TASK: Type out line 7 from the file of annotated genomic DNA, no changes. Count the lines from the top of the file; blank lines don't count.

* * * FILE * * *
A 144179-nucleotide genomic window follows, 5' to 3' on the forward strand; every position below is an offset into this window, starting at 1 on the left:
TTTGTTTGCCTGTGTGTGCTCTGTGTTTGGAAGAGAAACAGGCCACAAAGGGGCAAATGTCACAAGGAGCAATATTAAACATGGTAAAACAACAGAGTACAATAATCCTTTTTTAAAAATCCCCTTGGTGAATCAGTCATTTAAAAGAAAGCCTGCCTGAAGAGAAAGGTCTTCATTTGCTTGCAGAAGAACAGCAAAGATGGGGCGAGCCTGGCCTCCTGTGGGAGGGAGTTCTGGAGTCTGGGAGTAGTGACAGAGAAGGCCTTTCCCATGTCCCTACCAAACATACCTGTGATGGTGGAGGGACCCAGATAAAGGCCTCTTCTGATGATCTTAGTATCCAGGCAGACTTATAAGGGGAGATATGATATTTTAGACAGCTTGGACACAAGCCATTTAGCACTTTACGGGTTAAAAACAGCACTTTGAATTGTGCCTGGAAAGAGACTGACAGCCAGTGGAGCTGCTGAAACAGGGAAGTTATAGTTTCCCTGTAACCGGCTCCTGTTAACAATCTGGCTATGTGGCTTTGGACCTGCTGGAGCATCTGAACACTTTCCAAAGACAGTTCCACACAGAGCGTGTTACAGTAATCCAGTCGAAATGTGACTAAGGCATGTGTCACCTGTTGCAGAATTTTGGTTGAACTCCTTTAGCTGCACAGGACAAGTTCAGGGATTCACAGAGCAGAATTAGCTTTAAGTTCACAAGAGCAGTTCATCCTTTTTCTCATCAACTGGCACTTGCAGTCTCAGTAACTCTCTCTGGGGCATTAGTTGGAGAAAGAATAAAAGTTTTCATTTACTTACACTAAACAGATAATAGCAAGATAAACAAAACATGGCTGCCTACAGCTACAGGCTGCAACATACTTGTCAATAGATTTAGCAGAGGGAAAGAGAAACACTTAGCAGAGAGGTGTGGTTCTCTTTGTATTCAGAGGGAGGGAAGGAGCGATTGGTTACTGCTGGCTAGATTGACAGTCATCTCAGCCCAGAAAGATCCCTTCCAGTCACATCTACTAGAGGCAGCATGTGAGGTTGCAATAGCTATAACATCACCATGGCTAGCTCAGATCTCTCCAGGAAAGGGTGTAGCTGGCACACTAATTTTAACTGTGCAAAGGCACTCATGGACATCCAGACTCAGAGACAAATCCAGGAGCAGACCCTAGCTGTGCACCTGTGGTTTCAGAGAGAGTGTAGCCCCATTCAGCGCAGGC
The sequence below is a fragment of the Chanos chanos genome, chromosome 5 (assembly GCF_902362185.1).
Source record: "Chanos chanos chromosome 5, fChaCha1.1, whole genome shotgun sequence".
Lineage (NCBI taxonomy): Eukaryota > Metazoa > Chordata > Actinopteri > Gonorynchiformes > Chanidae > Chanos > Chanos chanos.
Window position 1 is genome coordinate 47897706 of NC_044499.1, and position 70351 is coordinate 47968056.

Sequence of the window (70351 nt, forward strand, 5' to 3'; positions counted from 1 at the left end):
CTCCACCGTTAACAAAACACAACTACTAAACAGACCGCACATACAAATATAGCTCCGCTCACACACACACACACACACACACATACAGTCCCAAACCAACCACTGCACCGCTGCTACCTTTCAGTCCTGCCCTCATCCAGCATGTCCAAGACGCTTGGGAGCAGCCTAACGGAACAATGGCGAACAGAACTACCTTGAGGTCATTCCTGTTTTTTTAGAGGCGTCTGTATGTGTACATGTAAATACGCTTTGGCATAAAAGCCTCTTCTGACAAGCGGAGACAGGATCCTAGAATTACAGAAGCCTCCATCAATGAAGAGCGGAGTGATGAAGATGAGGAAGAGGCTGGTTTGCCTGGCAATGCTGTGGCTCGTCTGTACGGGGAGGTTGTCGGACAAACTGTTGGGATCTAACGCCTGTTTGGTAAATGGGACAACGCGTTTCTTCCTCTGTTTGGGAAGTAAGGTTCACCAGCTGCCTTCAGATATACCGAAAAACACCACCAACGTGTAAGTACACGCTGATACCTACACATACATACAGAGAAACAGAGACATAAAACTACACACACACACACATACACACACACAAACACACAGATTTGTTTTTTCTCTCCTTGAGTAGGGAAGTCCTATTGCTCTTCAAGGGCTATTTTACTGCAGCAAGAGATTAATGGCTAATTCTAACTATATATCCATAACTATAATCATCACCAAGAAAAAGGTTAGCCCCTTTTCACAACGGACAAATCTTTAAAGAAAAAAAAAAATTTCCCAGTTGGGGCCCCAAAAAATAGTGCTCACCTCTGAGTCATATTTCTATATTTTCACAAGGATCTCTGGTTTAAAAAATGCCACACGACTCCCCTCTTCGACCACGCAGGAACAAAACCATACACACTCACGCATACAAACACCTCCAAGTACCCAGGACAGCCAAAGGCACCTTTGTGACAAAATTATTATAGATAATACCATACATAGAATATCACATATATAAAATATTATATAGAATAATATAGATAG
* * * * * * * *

Sequence of the window (70351 nt, forward strand, 5' to 3'; positions counted from 1 at the left end):